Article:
The average price of a gallon of on-highway diesel went down 1.5 cents to $2.564 per gallon for the week ending Monday, March 13. This marks the first decrease after four straight weeks of increases.
Diesel price averages went down in all 10 regions in the U.S., according to the Energy Information Administration. The largest average decrease was in the West Coast less California region, where prices at the pump went down by 4.3 cents per gallon. Prices decreased by eight-tenths of a cent in the Rocky Mountain region, the smallest decrease in the nation.
Following are the average prices by region as reported by the EIA:
- U.S. – $2.564, down 1.5 cents
- East Coast – $2.617, down 1.6 cents
- New England – $2.628, down 1.8 cents
- Central Atlantic – $2.761, down 1.9 cents
- Lower Atlantic – $2.512, down 1.3 cents
- Midwest – $2.491, down 1.1 cents
- Gulf Coast – $2.419, down 1 cent
- Rocky Mountain – $2.617, down eight-tenths of a cent
- West Coast – $2.846, down 3.1 cents
- West Coast less California – $2.736, down 4.3 cents
- California – $2.936, down 2 cents
According to ProMiles, the average retail price at truck stops was $2.512 on Monday morning, a 1.2-cent drop from last week.
ProMiles, the software company that maintains the websites ProMiles.com and TruckMiles.com, continues to offer its own weekly fuel price information. The company’s fuel price data are presented in the same format used by the EIA in the agency’s weekly reports. The prices include a national average as well as regional averages, and comparisons to the previous week and the previous year.
A key difference between the EIA and ProMiles reporting is the type and number of fueling stations the company surveys in order to calculate its averages. While EIA surveys 400 truck stops and convenience stores nationwide, ProMiles uses its direct feed from thousands of truck stops to develop its averages.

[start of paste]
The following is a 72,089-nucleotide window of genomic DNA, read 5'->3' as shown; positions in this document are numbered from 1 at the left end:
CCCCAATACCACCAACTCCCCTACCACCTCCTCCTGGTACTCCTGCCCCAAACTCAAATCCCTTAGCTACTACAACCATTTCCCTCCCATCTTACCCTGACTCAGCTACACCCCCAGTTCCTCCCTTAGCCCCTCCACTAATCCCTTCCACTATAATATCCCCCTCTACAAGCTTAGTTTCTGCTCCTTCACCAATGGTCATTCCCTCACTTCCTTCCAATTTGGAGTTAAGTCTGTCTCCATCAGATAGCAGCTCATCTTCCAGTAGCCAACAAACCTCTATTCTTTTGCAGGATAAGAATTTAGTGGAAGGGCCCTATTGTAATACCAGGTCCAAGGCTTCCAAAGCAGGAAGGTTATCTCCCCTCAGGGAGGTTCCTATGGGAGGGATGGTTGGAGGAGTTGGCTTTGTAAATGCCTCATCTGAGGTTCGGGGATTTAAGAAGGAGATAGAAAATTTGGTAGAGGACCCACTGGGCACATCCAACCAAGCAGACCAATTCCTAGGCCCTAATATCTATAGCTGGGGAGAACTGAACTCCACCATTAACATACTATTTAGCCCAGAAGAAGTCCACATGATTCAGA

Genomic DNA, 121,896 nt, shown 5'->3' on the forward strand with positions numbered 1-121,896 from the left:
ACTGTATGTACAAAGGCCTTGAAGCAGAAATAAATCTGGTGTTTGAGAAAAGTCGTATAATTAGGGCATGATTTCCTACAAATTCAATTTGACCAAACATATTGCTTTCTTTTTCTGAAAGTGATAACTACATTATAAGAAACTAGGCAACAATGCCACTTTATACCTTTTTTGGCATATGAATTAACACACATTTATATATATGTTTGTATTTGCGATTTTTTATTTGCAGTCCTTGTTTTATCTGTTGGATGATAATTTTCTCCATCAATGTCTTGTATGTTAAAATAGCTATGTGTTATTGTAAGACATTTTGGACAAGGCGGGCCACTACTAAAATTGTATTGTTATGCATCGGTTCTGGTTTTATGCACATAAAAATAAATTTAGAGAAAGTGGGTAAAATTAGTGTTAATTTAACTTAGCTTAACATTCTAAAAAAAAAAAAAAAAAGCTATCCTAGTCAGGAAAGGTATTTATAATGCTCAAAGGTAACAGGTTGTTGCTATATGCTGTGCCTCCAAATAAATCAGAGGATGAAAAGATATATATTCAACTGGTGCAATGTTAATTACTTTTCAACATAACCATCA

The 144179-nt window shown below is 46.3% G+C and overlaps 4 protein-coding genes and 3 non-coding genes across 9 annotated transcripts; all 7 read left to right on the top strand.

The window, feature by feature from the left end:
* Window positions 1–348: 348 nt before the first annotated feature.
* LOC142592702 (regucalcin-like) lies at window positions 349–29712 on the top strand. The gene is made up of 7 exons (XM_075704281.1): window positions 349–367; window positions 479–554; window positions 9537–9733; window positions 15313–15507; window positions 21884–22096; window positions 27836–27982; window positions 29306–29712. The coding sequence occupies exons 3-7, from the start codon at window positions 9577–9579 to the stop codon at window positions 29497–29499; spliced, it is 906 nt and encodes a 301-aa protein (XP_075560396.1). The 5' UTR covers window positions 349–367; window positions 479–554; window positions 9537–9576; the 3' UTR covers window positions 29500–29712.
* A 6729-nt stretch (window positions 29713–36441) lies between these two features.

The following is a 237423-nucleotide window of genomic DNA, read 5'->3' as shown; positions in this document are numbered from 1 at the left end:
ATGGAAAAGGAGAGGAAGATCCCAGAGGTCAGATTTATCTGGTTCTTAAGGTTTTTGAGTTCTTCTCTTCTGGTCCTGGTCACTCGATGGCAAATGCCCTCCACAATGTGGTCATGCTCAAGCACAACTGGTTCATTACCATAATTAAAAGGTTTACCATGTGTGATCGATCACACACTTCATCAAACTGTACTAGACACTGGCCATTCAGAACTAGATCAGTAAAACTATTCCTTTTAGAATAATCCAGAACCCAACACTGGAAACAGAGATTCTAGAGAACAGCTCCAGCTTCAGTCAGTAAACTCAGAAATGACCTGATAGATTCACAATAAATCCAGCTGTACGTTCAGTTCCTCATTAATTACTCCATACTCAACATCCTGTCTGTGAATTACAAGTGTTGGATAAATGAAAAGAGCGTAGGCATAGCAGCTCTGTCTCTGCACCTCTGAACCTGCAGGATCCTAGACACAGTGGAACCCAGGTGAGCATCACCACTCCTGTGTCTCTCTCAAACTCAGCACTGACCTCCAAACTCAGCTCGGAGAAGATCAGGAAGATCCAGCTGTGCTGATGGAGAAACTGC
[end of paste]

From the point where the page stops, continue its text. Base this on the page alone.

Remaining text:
TruckMiles.com listed the daily average price for Monday at $2.585, with truckers in Rhode Island paying an average of $2.959 per gallon, the highest in the nation. Truckers in Missouri are paying a national low of $2.333 per gallon, according to the site. No states in the Lower 48 states have been listed in excess of $4 per gallon at the pump since Dec. 4, 2014. For the first time this year, no states have reported average prices above $3. No states have reported average diesel prices below $2 since April 27, 2016.
AAA has indexed diesel prices at $2.52 for Monday, 46.4 cents more expensive than this time last year and 1.3 cents higher than a month ago.
In separate energy news, according to the New York Mercantile Exchange, light sweet crude (also known as West Texas Intermediate) for April delivery was trading at $48.47 at noon CDT on Monday, a $4.73 decrease from last Monday and a 2-cent decrease from its last settlement price. The price of Brent crude oil for May settlement was listed at $51.46, a $44.55 decrease from last Monday and a 9-cent increase from its last settlement price.
According to Reuters, oil prices on Monday moved little after reaching a three-month low. Prices began dropping last week as investors have started to worry about OPEC’s attempt to curb the oil glut while U.S. inventories continue to rise.
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